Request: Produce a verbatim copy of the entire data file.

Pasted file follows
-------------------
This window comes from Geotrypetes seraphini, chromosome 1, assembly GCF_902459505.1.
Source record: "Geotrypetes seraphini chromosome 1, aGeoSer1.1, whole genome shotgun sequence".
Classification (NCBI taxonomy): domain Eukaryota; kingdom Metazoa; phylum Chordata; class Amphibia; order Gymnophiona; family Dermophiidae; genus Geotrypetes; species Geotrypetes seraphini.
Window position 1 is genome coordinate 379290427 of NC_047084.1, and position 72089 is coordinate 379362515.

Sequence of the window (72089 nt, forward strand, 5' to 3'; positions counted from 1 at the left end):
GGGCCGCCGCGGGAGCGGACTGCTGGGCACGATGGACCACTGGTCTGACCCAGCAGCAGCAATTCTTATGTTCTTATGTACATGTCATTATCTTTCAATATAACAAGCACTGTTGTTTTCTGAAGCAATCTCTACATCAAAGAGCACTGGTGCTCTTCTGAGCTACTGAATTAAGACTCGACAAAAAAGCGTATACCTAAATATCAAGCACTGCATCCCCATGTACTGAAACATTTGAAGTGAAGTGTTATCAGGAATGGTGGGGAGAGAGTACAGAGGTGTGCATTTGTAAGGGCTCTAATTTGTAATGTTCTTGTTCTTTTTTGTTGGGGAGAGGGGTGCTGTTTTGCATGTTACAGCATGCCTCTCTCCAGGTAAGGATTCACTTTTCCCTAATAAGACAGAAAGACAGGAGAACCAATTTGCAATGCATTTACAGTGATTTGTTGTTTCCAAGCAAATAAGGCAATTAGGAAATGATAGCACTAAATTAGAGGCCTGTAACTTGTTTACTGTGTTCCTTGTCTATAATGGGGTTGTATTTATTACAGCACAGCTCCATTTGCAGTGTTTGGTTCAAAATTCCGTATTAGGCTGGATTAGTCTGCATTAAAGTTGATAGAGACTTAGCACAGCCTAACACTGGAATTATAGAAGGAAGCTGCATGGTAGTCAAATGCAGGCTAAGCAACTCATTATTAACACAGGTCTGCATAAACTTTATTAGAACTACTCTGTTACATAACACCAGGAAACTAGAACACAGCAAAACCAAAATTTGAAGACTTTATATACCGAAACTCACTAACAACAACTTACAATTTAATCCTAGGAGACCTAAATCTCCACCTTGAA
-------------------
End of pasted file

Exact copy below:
This window comes from Geotrypetes seraphini, chromosome 1, assembly GCF_902459505.1.
Source record: "Geotrypetes seraphini chromosome 1, aGeoSer1.1, whole genome shotgun sequence".
Classification (NCBI taxonomy): domain Eukaryota; kingdom Metazoa; phylum Chordata; class Amphibia; order Gymnophiona; family Dermophiidae; genus Geotrypetes; species Geotrypetes seraphini.
Window position 1 is genome coordinate 379290427 of NC_047084.1, and position 72089 is coordinate 379362515.

Sequence of the window (72089 nt, forward strand, 5' to 3'; positions counted from 1 at the left end):
GGGCCGCCGCGGGAGCGGACTGCTGGGCACGATGGACCACTGGTCTGACCCAGCAGCAGCAATTCTTATGTTCTTATGTACATGTCATTATCTTTCAATATAACAAGCACTGTTGTTTTCTGAAGCAATCTCTACATCAAAGAGCACTGGTGCTCTTCTGAGCTACTGAATTAAGACTCGACAAAAAAGCGTATACCTAAATATCAAGCACTGCATCCCCATGTACTGAAACATTTGAAGTGAAGTGTTATCAGGAATGGTGGGGAGAGAGTACAGAGGTGTGCATTTGTAAGGGCTCTAATTTGTAATGTTCTTGTTCTTTTTTGTTGGGGAGAGGGGTGCTGTTTTGCATGTTACAGCATGCCTCTCTCCAGGTAAGGATTCACTTTTCCCTAATAAGACAGAAAGACAGGAGAACCAATTTGCAATGCATTTACAGTGATTTGTTGTTTCCAAGCAAATAAGGCAATTAGGAAATGATAGCACTAAATTAGAGGCCTGTAACTTGTTTACTGTGTTCCTTGTCTATAATGGGGTTGTATTTATTACAGCACAGCTCCATTTGCAGTGTTTGGTTCAAAATTCCGTATTAGGCTGGATTAGTCTGCATTAAAGTTGATAGAGACTTAGCACAGCCTAACACTGGAATTATAGAAGGAAGCTGCATGGTAGTCAAATGCAGGCTAAGCAACTCATTATTAACACAGGTCTGCATAAACTTTATTAGAACTACTCTGTTACATAACACCAGGAAACTAGAACACAGCAAAACCAAAATTTGAAGACTTTATATACCGAAACTCACTAACAACAACTTACAATTTAATCCTAGGAGACCTAAATCTCCACCTTGAA